Most people can easily identify themselves as either early birds or night owls. According to a recent study in Emotion, an American Psychological Association journal, those more comfortable in the morning tend to be happier people.
The study involved 700 participants of all ages, collecting information regarding the respondents’ emotional states, health and preferred time of day. The happier, healthier people were those who labeled themselves ‘morning people’, while the night owls reported more lethargic and depressed attitudes.
Being a morning person has many advantages, the most simple of which being a full night’s sleep. A morning person also sleeps and rises with the sun, which is biologically correct and undoubtedly has an impact on both the quality and quantity of a person’s rest. Society also caters to a morning person’s schedule.
Morning people are generally more productive at the workplace, too. They are more focused and alert, and complete tasks faster than those who roll out of bed and into the office.
According to the U.S. News & World Report, early-bird employees complete these 12 tasks before noon:
1. Writing out a work to-do list- the night before!
Sozo Firm’s Andrew Jensen explains: “Some people like to do the to-do schedule in the morning, but then they might have already lost office time writing it out. It helps to do that to-do schedule the night before. It also will help you sleep better.”
2. Getting a full night’s sleep. Drowsiness and lack of sleep have a direct effect on concentration and productivity. Make sure to always get true rest on work nights; health experts recommend at least 8 hours every night.
3. Eliminating the Snooze button. Adding several bonus minutes at a time will only result in you dozing back off and finding yourself behind schedule. If you’ve had a full night’s rest, it should be easy to climb straight out of bed to begin the morning routine.
Jensen says: “Anyone can be made into a morning person. Anyone can make morning their most productive time. It could be that for the entire week, you set your alarm clock a little bit earlier, and you get out of bed on the first alarm. It may be a pain at first, but eventually you’ll get to the point where you’re getting your seven to eight hours of sleep at night, you’re waking up with all your energy, and accomplishing the things around the house you need to before going to the office.”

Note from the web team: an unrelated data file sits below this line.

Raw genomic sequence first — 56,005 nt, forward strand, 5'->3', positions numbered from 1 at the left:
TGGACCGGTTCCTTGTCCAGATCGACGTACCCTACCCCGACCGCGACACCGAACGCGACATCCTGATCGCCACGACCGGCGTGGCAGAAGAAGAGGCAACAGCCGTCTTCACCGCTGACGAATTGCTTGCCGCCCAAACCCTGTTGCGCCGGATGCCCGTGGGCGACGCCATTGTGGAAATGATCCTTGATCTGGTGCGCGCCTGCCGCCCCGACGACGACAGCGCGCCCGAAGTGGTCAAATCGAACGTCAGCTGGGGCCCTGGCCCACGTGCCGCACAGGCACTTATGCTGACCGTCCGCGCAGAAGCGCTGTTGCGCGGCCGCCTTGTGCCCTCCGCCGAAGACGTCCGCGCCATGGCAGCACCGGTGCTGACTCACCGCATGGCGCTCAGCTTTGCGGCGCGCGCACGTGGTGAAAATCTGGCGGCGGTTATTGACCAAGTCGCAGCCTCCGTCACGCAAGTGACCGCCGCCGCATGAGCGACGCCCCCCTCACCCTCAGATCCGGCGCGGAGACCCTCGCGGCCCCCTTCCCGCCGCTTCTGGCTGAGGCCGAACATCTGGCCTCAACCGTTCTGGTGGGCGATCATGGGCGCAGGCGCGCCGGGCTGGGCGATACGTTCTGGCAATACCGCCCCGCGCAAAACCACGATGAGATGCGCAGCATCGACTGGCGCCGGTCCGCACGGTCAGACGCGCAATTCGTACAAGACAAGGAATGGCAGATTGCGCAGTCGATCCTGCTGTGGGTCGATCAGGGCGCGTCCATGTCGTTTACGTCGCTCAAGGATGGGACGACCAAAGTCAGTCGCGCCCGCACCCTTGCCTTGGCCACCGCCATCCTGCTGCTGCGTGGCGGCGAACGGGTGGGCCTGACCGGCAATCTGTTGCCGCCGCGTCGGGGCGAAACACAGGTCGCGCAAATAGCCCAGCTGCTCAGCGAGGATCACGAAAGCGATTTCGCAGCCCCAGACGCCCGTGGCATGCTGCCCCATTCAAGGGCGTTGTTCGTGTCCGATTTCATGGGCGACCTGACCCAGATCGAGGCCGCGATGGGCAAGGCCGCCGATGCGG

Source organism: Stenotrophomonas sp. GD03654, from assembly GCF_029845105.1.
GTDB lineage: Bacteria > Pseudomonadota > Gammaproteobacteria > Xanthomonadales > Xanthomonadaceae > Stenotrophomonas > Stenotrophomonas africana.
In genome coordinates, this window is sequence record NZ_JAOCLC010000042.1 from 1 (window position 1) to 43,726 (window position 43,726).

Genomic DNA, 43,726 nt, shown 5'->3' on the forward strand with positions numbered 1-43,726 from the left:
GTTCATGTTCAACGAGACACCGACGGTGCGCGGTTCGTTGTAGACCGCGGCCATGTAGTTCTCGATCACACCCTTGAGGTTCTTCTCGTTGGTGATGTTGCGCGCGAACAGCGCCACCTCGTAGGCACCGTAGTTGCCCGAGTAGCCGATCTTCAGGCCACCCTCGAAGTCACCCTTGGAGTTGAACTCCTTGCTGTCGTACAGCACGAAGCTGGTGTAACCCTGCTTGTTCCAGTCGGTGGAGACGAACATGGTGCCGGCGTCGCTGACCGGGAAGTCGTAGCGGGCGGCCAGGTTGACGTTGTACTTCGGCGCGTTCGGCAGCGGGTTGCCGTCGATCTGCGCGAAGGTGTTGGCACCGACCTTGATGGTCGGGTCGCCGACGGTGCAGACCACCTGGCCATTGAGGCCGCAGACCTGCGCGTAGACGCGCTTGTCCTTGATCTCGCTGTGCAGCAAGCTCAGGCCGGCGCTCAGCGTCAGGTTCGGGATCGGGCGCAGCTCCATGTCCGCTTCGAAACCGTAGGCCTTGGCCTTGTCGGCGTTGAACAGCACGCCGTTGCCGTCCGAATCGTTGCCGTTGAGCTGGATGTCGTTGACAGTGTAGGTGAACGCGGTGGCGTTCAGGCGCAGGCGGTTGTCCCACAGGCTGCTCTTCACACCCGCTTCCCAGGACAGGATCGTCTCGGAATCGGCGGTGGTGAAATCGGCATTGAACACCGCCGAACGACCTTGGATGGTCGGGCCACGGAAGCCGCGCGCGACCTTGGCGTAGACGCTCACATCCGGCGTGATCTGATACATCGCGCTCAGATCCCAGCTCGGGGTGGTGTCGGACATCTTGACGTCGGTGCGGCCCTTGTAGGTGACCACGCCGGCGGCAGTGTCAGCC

4. Exercising. Scheduling your yoga, Pilates, swim or job for the morning boosts your body and mood for the rest of the day.
“Exercise improves mood and energy levels… There have been studies done on employees who’ve exercised before work or during the work day. Those employees have been found to have better time-management skills, and an improved mental sharpness… Those same studies found these workers are more patient with their peers,” Jensen says.
5. Getting into a personal routine. According to Jensen, the morning should be dedicated to activities for you as well, such as reading the next chapter in a book, meditating or using the internet.
“It’s important to have that quiet time with just you,” he said.
6. Eating breakfast. There’s a reason it’s called ‘breakfast’, and this meal is most important after last night’s fast. It will also fuel energy and concentration needed first thing at work- so avoid any heavy, processed carbs.
7. Getting to work on time. With their schedule planned and busy, morning people have an easier time getting in to the office on schedule.
8. Checking in with fellow workers. This improves productivity and enhances the atmosphere at the workplace.
9. Tackling difficult tasks first. Thanks to last night’s to-do list and the morning energy, bigger projects can be taken care of quickly and efficiently.
“Don’t jump into meaningless projects when you’re at your mental peak for the day,” Jensen said.
10. Avoiding unnecessary meetings.
“You should use your prime skills during the prime of the day. I believe that mornings are the most productive time,” he says. However, “sometimes you have to schedule a crucial meeting, or a client meeting, in which case you’d want to plan for a time when employees and at their peak.”
11. Following up on messages. Sozo Firm recommends scheduling email and messaging breaks at specific intervals throughout a workday.
12. Taking a mid-morning break. This can be a little walk to stretch the legs, or even just 5-10 minutes of surfing the web, in order to refresh.
Jensen says: “You should take 10-minute breaks occasionally. Companies that ban any kind of Facebook, texting or personal calls can find it will be detrimental. Those practices increase employee satisfaction.” He added, “The best employees will respect their employer’s time.”